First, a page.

And perhaps there lies the answer. We live in a country that will soon reach 70, a ripe old age and one far beyond what anyone predicted, given all its ailments. Yet we are also a fascinatingly diverse country, with a host of ethnicities, languages, beliefs, traditions which are all mixed and borrowed from one another and yet also distinct. The idea of unity is one that almost always feels elusive, and many times we are left feeling if we have anything in common at all. Yet cricket, and Pakistani cricket, always serves as the answer. Because one of the things that unites us, and allows us to celebrate our diversity, is our approach to cricket.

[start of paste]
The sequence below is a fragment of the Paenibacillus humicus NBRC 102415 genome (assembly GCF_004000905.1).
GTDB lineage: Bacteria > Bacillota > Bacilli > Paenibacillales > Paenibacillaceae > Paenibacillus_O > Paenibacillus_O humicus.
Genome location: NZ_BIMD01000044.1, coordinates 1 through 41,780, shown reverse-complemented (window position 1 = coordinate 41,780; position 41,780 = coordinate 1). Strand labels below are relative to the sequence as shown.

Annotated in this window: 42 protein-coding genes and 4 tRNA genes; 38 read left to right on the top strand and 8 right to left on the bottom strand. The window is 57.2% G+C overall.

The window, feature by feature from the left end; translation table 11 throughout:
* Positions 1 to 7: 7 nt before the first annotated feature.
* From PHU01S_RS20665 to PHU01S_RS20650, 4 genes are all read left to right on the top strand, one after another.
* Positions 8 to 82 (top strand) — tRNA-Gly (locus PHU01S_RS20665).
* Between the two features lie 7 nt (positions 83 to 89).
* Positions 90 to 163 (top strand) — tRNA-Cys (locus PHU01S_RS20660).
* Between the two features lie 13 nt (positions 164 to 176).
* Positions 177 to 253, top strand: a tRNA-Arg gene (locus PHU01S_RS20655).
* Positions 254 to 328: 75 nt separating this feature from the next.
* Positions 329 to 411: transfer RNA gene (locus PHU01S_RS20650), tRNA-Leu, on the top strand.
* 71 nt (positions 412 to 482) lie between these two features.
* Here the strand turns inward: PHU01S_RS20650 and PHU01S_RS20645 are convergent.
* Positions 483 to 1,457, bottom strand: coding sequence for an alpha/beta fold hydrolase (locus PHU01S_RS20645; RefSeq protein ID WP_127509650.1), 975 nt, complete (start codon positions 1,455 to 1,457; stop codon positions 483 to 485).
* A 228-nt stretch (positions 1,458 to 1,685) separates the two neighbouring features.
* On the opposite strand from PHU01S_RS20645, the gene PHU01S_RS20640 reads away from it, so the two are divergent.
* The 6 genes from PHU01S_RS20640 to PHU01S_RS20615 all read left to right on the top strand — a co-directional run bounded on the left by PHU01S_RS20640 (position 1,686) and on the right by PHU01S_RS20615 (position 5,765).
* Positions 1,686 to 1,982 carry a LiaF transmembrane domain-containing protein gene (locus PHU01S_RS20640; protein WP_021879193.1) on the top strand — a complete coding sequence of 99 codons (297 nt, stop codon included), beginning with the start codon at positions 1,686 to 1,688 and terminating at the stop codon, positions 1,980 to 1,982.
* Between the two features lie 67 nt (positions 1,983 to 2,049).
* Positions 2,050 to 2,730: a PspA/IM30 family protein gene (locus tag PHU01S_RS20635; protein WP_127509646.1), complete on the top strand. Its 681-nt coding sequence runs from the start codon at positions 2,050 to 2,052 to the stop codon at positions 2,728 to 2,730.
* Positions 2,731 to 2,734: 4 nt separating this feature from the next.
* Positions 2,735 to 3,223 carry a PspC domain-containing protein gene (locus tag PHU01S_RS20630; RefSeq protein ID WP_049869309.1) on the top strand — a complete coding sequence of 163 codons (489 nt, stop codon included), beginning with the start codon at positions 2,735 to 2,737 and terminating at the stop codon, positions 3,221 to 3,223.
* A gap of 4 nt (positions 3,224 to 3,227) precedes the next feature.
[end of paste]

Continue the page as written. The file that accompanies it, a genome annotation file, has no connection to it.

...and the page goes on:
How we play the game, and how we love it, is what becomes a shorthand for our national expression. Yes, we like to win and make records, but it must involve passion. Whether it is Afridi blindly assaulting rationality or Misbah defiantly holding off disaster; whether it is Wasim swinging it one way or Waqar swinging it another; whether it is a sleight of hand or a show of skill; to play cricket passionately is to play Pakistani.
Ahmer Naqvi is a journalist. He writes for ESPNCricinfo and appears on the online Pakistani cricket show Pace is Pace Yaar
Disclaimer: The views and opinions expressed in blogs are those of the authors and do not necessarily reflect the official policy or position of the Pakistan Cricket Board (PCB)